When sex is a problem rather than a joy, where do you turn?
You may think you’re alone and unusual in your difficulties but you’d be wrong. Sex problems are common and for that reason, there are plenty of places to go. Whatever your age, whether you are straight or gay, with a partner or on your own, sex therapy is available and can help.
Why go for help? Many people ignore sexual problems, hoping that they’ll get better on their own or fade away. Sadly, sexual problems more than any other difficulty are likely to worsen if left. Talking problems through can make a surprising difference. It does demand commitment and focus, however. If you are a couple, sex therapy tends to work best when both go along together rather than on their own.
A sex therapist will keep private the fact that you saw them and what was discussed. You’d normally see someone once a week for an hour. Nothing sexual takes place during the session but you may be asked to do certain things at home. What happens is that you tell the therapist what is worrying you. You may be asked to talk about your childhood and early experiences. You may be encouraged to think about how and what you learnt about sex, your sex life together, your fears and your dreams.
The therapist would ask questions and guide you in understanding what is going on and why. You may need to talk over myths and misconceptions or the way you agree or disagree, in bed and out. Gradually, you work out and work on solutions. This may involve communicating together, trying out new ways of having sex or taking your time to please each other and relax.
Some couples come to sex therapy with high hopes of what it may offer. Others are scared, hostile or downright sceptical. In my experience, therapy has a very good chance of helping – as long as couples are prepared to work at it. According to the latest figures from Relate, 80% of couples who go through their sex therapy programme report “a marked improvement in both physical and emotional aspects of their relationship”.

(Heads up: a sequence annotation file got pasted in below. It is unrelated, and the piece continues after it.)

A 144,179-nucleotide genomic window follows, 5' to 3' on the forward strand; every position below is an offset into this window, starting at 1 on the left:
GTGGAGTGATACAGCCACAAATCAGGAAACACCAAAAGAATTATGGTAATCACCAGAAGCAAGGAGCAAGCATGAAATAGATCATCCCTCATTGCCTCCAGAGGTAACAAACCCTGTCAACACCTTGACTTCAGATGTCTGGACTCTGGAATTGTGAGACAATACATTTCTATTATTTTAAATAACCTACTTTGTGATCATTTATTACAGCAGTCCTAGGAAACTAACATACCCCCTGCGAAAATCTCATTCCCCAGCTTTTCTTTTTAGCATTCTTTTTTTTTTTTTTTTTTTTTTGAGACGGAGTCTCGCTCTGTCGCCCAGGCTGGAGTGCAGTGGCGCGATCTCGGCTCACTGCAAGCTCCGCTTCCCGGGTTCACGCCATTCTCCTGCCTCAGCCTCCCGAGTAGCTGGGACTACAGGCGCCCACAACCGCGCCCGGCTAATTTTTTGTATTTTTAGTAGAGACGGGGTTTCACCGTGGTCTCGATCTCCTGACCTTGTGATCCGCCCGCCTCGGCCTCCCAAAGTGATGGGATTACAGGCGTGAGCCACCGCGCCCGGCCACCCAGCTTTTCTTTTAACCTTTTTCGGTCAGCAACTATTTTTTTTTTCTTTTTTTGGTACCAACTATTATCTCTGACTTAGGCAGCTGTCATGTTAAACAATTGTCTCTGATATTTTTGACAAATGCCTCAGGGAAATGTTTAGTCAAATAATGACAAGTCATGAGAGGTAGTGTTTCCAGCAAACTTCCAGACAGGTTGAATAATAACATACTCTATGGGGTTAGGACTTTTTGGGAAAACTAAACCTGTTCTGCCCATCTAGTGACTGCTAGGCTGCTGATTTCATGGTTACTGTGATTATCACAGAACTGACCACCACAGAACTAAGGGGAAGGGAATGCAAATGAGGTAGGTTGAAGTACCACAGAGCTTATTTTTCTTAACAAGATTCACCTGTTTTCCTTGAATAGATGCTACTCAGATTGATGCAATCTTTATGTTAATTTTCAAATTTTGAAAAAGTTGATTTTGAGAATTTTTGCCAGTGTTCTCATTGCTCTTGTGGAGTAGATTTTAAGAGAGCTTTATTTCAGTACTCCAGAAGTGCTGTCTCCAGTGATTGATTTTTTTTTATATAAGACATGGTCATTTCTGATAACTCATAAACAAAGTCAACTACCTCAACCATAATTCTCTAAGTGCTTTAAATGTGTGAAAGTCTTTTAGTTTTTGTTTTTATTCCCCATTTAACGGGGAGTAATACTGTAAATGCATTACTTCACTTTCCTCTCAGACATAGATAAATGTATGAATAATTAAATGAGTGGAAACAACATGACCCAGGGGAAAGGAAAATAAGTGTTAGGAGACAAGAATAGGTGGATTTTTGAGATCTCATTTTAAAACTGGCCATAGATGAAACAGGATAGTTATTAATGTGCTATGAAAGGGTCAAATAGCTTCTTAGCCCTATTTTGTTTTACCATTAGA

How do you find a sex therapist and how much do they cost? You could go to:
- Your own doctor. Your GP may be trained to give sex therapy. Or the practice may have a counsellor or sex therapist who offers help. Alternatively, they may send you on to a therapist based nearby, at other consulting rooms or a hospital. This would be free on the NHS. However, your doctor may help you find other sources of help if waiting lists are long or there isn’t much on offer in your area.
- A family planning clinic. A counsellor or psychosexual doctor attached to your local family planning clinic can help with sexual problems. This may be free on the NHS. Find the address in your local phone book or ring the fpa’s Helpline on 0845 310 1334 or go to the website www.fpa.org.uk .
- Relate. Some Relate counsellors are also sex therapists. You’d see a counsellor to discuss whether you need relationship counselling first. The fees are linked to how much you can afford – anything from £5 to £50 a session. Your nearest centre will be in the phone book or go to the website: http://www.relate.org.uk.
- A private counsellor. You can go direct but it’s important to find one who is properly trained and accredited and has regular supervision. The British Association for Counselling can suggest one in your area. You can ring them on 01788 550899 or use their website www.counselling.co.uk. The Institute of Psychosexual Medicine is an organisation of doctors. Some will see you without a GP’s referral. Website: www.ipm.org.uk Email, email@example.com . Phone number: 0207 580 0631.
The Couples Counselling Network can also offer telephone counselling for the price of a phone call and may be able to refer you on to a counsellor in your neighbourhood. Their Helpline is on 08700 763376.
The British Association for Sexual and Relationship Therapy has trained therapists most of whom are non-medical. Email firstname.lastname@example.org. Website: http://www.basrt.org.uk/ Private therapy fees are negotiable between client and therapist. An hour-long session may cost from £15 to £50 or more. You’d need at least 6 to get any benefit and 10 or 12 may be necessary.